D’var Torah---Parashat Noach
At first glance, this week’s Parashat (Noach) is an abrupt departure from the story of Bereshit (Creation) and nearly all that we have learned from the High Holy Days regarding a God of compassion who is slow to anger and quick to forgive. We all know the story of Noach and his Ark rescuing a pair of each species of the earth while wiping out all of the other products of Creation. How could this have come about and why Noach? After all, God is exceedingly pleased with Creation, especially that of human beings despite the transgressions of the first people at Eden and beyond. The Creator seems ready to mete out punishments for sinning and poor behavior toward others, but also is quick to forgive and humans rapidly procreate, multiplying to fill a corner of the earth.
Then abruptly, things appear to be so bad, that a flood is brought about to wipe out nearly everything. And the person who is to be saved is deemed righteous, but only comparatively speaking, that is, righteous for his time. Not only Judaism, but nearly every other religion has a similar flood story occurring at approximately the same era. And of course, we know from the earth’s natural history, that through ice ages, meteor strikes, and other calamities, much of life on this planet was destroyed and most of the early species don’t even exist anymore.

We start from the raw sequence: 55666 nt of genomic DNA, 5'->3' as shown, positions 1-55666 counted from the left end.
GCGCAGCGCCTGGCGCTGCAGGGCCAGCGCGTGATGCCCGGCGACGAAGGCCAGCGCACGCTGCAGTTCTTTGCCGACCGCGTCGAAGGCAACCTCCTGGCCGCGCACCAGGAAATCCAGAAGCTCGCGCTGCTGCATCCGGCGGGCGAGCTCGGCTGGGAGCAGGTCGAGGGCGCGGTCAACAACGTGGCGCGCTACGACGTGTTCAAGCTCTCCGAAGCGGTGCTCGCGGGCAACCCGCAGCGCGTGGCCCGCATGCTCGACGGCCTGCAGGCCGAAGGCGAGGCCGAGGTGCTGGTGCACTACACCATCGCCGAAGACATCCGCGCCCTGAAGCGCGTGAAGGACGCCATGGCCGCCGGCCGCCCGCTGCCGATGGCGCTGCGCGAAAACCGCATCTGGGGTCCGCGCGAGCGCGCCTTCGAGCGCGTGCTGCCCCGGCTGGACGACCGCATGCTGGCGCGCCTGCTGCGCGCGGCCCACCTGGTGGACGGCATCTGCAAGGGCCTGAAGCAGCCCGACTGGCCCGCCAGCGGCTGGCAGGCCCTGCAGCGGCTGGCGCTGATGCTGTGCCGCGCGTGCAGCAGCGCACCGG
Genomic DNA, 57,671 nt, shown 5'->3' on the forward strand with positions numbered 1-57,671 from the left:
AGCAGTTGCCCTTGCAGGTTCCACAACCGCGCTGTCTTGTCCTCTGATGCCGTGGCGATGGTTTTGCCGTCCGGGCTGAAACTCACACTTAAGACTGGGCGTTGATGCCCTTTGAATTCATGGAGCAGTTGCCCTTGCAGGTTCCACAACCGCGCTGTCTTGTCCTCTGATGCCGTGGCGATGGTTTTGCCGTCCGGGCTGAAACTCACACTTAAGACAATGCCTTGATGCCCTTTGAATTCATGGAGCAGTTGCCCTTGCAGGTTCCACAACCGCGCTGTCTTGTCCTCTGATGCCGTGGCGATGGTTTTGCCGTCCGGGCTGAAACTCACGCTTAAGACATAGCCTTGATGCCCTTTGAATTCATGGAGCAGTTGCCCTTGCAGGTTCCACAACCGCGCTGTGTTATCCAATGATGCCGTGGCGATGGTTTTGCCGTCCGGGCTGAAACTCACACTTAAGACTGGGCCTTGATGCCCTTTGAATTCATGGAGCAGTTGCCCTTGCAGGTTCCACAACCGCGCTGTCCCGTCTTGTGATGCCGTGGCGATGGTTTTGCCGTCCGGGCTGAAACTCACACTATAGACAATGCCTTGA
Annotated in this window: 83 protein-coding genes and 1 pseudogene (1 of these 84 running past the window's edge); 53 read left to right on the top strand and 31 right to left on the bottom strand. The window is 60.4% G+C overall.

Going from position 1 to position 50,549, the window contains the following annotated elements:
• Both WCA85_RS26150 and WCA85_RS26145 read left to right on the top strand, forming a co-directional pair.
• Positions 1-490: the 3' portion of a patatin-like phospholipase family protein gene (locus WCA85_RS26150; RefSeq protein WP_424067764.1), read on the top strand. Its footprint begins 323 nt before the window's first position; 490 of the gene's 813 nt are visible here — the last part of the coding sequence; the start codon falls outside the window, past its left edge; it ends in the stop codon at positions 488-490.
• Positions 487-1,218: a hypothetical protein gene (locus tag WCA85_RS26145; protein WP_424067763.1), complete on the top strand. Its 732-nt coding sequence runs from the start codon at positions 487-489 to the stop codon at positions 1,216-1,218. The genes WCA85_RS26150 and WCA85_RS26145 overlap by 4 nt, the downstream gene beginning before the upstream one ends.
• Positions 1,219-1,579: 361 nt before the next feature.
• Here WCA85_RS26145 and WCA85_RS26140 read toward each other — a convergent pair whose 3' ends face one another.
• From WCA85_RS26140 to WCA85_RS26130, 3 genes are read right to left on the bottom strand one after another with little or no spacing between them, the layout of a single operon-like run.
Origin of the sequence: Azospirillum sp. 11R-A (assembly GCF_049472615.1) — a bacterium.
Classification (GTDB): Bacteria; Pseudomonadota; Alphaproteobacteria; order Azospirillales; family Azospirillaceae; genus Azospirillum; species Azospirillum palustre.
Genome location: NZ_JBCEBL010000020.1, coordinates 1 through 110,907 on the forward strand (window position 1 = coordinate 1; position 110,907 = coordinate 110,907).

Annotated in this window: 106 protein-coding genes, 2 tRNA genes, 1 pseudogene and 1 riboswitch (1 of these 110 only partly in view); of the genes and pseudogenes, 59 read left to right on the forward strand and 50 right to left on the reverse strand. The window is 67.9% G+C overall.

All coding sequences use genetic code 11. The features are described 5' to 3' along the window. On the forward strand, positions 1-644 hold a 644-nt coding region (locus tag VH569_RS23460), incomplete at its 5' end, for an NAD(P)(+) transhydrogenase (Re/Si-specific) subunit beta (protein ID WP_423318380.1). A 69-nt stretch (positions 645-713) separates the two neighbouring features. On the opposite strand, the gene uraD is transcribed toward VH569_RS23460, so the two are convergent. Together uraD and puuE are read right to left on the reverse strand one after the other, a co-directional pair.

So how did this all occur and why Noach? As we have often discussed in our Torah discussions and adult education classes, none of our patriarchal and matriarchal ancestors was perfect. To be human is to err. Noach is deemed righteous and yet he exhibits multiple flaws and blind faith to the detriment of all around him. He follows God’s orders to a tee, but does not warn his fellow humans of impending disaster, allowing them to witness his actions pretty much as that of an eccentric fellow. Contrast that with Abraham who argues with God and intercedes to save humankind in a later generation. And yet even Abraham exhibits questionable behavior deceiving people that Sarah is his sister rather than his wife putting her in a very precarious position and ultimately, banishing his first son and Ishmael together with his mother, and then stands ready to sacrifice his son Isaac.
So none of us are truly completely righteous and God-like. But we learn from the best qualities of our ancestors. Noach was far from perfect, but he was a mensch and he didn’t let the evil and corruption of his neighbors affect his own behavior. In every generation, we have people that are righteous for their time, rather than being 100% purely righteous. And in every generation, calamity has befallen the earth, perhaps not to the extent of the flood, but disastrous nonetheless. We Jews are no strangers to disasters, not only the natural climatic ones, but ones perpetrated upon us by others, witness the Crusades, the Inquisition, the Pogroms, and ultimately, the Holocaust. And in each case, we must learn that it is critical to repair the world, to ensure that we do everything within our power to alleviate suffering and strife. In our community, this consists of joining our neighbors in communities of faith and communities of service to talk about how we can eliminate hatred and love our neighbors and the earth that we occupy and hope that many generations that follow us will also occupy and be good stewards.
As we begin the new year of 5780, let us begin anew just as Noach and his family did to strengthen our family and friendship ties and make this a world that all can enjoy and feel safe in. Shabbat Shalom.